What, exactly, is an interference engine? It's a piston engine that uses a four-stroke system of internal combustion and a poor history of precise performance. See, some of these engines are designed in such a way that the pistons and valves are at risk of interfering with each other through inaccurately timed movements. Piston and valve collision can cause extensive damage to the engine: Thousands of pounds worth of damage.
This is where the timing belt comes into importance. A well-functioning belt will prevent the aforementioned collision from occurring, while a broken one will only help speed along the destruction of your engine. It's possible to minimise damage by not restarting your engine after your timing belt breaks, but it's not always feasible to do this. If you attempt to drive your car regardless, you will be inflicting further damage on your engine and will be lucky if you can manage to pull over off of the road. More often than not, you can expect your engine to die within moments of the timing belt breaking.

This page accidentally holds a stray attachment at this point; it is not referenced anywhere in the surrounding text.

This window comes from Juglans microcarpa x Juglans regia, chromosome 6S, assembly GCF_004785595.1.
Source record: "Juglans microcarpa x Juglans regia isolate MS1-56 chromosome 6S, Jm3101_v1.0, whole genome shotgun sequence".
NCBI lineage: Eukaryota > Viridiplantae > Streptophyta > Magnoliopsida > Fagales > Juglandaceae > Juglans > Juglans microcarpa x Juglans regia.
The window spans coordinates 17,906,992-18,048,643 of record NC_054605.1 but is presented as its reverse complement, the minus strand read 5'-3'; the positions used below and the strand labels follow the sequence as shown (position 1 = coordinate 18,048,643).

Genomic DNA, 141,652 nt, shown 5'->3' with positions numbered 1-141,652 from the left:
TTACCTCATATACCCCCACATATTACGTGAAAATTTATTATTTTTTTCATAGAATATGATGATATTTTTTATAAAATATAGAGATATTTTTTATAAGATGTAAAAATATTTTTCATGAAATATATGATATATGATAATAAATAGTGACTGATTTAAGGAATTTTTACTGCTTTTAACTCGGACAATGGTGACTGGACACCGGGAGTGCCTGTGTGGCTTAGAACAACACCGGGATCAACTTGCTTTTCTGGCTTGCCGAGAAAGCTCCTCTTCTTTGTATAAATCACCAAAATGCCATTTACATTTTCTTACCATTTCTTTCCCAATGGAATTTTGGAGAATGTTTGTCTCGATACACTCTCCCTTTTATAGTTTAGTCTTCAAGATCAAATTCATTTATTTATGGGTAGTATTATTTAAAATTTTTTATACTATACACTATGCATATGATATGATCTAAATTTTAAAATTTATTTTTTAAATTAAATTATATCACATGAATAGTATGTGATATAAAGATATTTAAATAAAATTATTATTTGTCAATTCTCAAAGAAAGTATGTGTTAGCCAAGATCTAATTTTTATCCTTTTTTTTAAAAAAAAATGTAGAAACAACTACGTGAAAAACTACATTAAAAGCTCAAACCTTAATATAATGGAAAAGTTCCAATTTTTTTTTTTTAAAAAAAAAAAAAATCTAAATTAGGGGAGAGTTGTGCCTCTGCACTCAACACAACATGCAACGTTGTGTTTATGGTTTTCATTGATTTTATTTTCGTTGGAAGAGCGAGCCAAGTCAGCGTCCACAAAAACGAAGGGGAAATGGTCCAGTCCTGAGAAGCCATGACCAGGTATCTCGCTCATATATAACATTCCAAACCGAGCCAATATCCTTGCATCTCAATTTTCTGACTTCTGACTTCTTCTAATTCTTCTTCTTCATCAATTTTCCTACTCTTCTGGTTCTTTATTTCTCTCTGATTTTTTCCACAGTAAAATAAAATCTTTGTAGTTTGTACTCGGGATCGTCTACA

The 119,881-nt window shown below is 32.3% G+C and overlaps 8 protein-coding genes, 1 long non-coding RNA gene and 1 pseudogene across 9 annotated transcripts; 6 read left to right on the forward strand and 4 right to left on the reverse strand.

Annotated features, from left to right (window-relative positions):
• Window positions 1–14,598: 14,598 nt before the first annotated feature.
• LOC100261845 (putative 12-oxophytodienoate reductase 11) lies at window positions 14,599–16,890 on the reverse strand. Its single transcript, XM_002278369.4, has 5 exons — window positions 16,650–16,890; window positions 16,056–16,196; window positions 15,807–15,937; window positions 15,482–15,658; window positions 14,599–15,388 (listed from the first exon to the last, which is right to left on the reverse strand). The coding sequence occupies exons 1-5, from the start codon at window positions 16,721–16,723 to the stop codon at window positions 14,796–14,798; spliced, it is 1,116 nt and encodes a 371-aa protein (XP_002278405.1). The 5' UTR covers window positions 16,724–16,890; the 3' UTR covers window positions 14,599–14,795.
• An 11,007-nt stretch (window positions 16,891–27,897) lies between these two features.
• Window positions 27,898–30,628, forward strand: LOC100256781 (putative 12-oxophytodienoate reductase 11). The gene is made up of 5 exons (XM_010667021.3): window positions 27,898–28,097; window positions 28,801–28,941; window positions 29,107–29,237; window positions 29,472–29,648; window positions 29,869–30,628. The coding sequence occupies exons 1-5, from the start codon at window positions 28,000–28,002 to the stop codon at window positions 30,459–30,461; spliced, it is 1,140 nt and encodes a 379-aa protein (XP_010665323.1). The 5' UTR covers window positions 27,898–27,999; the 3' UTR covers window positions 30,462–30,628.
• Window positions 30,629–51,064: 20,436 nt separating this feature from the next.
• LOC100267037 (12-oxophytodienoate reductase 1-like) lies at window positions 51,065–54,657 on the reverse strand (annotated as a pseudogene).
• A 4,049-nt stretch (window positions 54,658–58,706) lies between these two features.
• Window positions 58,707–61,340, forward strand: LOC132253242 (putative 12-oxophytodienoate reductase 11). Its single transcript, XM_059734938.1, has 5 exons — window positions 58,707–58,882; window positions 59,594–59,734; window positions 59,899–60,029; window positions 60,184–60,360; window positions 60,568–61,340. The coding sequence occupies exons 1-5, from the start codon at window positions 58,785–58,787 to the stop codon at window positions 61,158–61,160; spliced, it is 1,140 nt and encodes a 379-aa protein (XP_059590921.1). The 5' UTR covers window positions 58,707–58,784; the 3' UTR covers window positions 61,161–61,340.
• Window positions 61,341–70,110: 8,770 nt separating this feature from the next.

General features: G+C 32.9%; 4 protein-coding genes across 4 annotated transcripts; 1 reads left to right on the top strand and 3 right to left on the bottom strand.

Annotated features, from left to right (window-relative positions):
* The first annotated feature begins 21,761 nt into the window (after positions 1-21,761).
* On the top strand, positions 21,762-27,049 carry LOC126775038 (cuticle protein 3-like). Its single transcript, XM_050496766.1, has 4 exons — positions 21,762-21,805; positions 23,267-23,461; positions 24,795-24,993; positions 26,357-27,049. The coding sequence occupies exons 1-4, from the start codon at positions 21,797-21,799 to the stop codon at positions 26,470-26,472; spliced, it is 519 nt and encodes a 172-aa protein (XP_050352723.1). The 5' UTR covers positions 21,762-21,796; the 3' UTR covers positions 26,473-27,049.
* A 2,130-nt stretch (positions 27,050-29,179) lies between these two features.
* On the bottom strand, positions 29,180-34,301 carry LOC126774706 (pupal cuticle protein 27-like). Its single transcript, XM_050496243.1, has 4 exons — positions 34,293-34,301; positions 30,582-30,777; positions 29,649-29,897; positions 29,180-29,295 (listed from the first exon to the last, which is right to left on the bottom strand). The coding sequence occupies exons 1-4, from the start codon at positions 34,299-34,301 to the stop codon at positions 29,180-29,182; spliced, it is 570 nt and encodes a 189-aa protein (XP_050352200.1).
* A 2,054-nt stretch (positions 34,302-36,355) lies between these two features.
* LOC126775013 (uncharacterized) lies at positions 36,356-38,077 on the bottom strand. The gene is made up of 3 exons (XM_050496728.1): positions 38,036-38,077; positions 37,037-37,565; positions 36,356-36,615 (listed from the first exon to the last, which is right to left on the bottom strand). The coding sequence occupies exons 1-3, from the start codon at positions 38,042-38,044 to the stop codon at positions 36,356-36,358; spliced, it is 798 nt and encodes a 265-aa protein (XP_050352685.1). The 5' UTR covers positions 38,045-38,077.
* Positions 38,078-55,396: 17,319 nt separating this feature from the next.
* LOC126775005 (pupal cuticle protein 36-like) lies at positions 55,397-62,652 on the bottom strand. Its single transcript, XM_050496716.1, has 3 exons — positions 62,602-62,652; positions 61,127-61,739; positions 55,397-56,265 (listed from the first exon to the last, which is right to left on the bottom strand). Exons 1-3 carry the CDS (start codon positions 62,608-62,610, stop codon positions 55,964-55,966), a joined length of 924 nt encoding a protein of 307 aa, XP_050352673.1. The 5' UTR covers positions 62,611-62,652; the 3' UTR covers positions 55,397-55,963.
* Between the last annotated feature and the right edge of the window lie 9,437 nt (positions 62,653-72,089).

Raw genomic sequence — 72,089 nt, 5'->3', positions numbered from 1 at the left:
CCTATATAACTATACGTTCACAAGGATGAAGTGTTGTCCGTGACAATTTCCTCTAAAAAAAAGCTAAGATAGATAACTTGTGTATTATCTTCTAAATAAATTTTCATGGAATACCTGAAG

To prevent this from occurring, it's recommended that you change your timing belt every 145,000 to 160,000 km travelled. Stories abound of people who ignored this recommendation and ended up breaking their belts shortly after eclipsing the 160,000 kilometre mark. These cautionary tales often have one thing in common: The driver lamenting over having to pay a ridiculous sum of money to repair the damage.
So in short, your timing belt won't break quietly: It will take as much of the engine with it as it can.